Submitted to: Phytopathology
Publication Type: Abstract Only
Publication Acceptance Date: 3/30/2004
Publication Date: 6/20/2004
Citation: Grisham, M.P., Pan, Y. 2004. A Genetic Shift in the Predominant Virus Strain Causing Mosaic in Louisiana Sugarcane [abstract]. Phytopathology. 94(6):S36.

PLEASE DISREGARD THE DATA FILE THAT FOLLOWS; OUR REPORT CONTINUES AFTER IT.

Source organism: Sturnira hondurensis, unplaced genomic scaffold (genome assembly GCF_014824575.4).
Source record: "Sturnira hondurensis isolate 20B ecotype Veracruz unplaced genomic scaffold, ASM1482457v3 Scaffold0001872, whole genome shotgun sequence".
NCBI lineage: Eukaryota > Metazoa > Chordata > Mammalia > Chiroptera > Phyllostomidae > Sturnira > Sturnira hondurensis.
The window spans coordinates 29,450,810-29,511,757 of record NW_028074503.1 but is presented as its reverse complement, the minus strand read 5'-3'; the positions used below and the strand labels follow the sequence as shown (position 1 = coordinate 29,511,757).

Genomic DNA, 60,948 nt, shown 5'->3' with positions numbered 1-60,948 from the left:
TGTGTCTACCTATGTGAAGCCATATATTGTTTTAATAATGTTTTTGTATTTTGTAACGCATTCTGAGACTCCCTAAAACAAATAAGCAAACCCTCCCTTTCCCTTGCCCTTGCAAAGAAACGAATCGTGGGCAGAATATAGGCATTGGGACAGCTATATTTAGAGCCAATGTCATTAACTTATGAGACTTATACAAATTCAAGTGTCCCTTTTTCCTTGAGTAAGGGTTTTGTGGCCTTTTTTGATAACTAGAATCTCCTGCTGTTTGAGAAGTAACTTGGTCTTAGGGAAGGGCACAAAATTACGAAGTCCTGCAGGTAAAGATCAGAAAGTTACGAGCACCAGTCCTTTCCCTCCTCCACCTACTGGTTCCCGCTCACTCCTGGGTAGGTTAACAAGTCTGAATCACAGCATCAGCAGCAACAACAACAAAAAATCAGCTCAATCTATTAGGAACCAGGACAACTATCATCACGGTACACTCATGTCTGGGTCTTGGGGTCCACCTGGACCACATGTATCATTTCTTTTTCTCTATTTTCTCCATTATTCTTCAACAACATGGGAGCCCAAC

Technical Abstract: Leaf samples were collected from 658 sugarcane plants showing mosaic symptoms in 2002 and 2003 at 11 locations within the Louisiana sugarcane industry. Reverse transcriptase-polymerase chain reaction (RT-PCR) was used to determine if the diseased plants were infected with sugarcane mosaic virus (SCMV) or sorghum mosaic virus (SrMV), the two viruses reported to cause mosaic in Louisiana. Virus strains were identified by restriction fragment length polymorphism (RFLP) analysis of the RT-PCR product. In most leaf samples, only one virus strain was identified; however, in approximately 5% of the samples, two strains were present and in one sample three strains. Among the strains identified, 67%, 10% and 3% were SrMV strains I, H and M, respectively. In surveys conducted between 1978 and 1995, over 95% of the virus isolates associated with sugarcane mosaic were SrMV strain H. Most of the remaining isolates were SrMV strain I, except for an occasional isolate of SrMV strain M. SCMV was not found in either survey. Approximately 13% of the SrMV isolates identified in 2002-2003 produced an RFLP banding pattern that did not match that of any described strain. Neither SCMV- nor SrMV-specific RT-PCR products were produced by 7% of the plants showing mosaic symptoms, suggesting that another virus may cause mosaic in sugarcane in Louisiana.